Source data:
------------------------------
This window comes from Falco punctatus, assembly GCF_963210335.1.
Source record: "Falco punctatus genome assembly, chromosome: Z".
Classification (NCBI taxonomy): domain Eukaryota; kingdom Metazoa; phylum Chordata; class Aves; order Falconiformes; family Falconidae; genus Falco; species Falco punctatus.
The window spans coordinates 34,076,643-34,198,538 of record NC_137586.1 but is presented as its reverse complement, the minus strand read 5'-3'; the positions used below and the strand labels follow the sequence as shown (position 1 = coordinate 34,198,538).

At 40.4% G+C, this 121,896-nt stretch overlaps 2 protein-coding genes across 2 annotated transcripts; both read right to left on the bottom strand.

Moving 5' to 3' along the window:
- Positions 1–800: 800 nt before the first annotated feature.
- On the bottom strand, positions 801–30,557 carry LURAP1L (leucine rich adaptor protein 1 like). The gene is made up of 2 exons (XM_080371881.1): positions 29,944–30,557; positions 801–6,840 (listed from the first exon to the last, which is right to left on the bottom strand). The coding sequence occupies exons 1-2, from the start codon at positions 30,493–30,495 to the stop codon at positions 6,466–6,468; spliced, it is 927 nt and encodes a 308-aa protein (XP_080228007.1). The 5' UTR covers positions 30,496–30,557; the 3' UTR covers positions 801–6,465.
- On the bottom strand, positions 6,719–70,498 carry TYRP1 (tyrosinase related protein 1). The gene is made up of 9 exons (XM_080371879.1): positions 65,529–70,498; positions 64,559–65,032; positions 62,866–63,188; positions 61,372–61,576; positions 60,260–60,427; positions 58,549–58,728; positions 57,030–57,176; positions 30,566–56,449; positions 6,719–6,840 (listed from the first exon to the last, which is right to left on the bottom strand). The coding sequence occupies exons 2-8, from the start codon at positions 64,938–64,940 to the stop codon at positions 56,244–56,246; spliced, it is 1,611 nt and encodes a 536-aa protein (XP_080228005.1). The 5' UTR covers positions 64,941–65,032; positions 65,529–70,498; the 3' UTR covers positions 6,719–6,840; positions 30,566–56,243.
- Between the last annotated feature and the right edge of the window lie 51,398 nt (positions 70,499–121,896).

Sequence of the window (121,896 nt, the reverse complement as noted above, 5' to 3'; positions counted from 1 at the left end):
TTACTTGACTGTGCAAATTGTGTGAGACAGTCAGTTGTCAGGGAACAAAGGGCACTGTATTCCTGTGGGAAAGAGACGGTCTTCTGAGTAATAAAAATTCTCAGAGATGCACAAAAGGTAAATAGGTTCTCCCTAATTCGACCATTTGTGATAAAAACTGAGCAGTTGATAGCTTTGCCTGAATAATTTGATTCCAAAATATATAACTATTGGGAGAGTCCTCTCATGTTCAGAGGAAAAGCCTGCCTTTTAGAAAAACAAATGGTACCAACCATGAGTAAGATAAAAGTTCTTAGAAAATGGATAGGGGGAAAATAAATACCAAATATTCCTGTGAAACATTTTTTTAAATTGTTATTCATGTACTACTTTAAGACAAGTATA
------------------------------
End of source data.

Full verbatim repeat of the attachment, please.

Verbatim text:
This window comes from Falco punctatus, assembly GCF_963210335.1.
Source record: "Falco punctatus genome assembly, chromosome: Z".
Classification (NCBI taxonomy): domain Eukaryota; kingdom Metazoa; phylum Chordata; class Aves; order Falconiformes; family Falconidae; genus Falco; species Falco punctatus.
The window spans coordinates 34,076,643-34,198,538 of record NC_137586.1 but is presented as its reverse complement, the minus strand read 5'-3'; the positions used below and the strand labels follow the sequence as shown (position 1 = coordinate 34,198,538).

At 40.4% G+C, this 121,896-nt stretch overlaps 2 protein-coding genes across 2 annotated transcripts; both read right to left on the bottom strand.

Moving 5' to 3' along the window:
- Positions 1–800: 800 nt before the first annotated feature.
- On the bottom strand, positions 801–30,557 carry LURAP1L (leucine rich adaptor protein 1 like). The gene is made up of 2 exons (XM_080371881.1): positions 29,944–30,557; positions 801–6,840 (listed from the first exon to the last, which is right to left on the bottom strand). The coding sequence occupies exons 1-2, from the start codon at positions 30,493–30,495 to the stop codon at positions 6,466–6,468; spliced, it is 927 nt and encodes a 308-aa protein (XP_080228007.1). The 5' UTR covers positions 30,496–30,557; the 3' UTR covers positions 801–6,465.
- On the bottom strand, positions 6,719–70,498 carry TYRP1 (tyrosinase related protein 1). The gene is made up of 9 exons (XM_080371879.1): positions 65,529–70,498; positions 64,559–65,032; positions 62,866–63,188; positions 61,372–61,576; positions 60,260–60,427; positions 58,549–58,728; positions 57,030–57,176; positions 30,566–56,449; positions 6,719–6,840 (listed from the first exon to the last, which is right to left on the bottom strand). The coding sequence occupies exons 2-8, from the start codon at positions 64,938–64,940 to the stop codon at positions 56,244–56,246; spliced, it is 1,611 nt and encodes a 536-aa protein (XP_080228005.1). The 5' UTR covers positions 64,941–65,032; positions 65,529–70,498; the 3' UTR covers positions 6,719–6,840; positions 30,566–56,243.
- Between the last annotated feature and the right edge of the window lie 51,398 nt (positions 70,499–121,896).

Sequence of the window (121,896 nt, the reverse complement as noted above, 5' to 3'; positions counted from 1 at the left end):
TTACTTGACTGTGCAAATTGTGTGAGACAGTCAGTTGTCAGGGAACAAAGGGCACTGTATTCCTGTGGGAAAGAGACGGTCTTCTGAGTAATAAAAATTCTCAGAGATGCACAAAAGGTAAATAGGTTCTCCCTAATTCGACCATTTGTGATAAAAACTGAGCAGTTGATAGCTTTGCCTGAATAATTTGATTCCAAAATATATAACTATTGGGAGAGTCCTCTCATGTTCAGAGGAAAAGCCTGCCTTTTAGAAAAACAAATGGTACCAACCATGAGTAAGATAAAAGTTCTTAGAAAATGGATAGGGGGAAAATAAATACCAAATATTCCTGTGAAACATTTTTTTAAATTGTTATTCATGTACTACTTTAAGACAAGTATA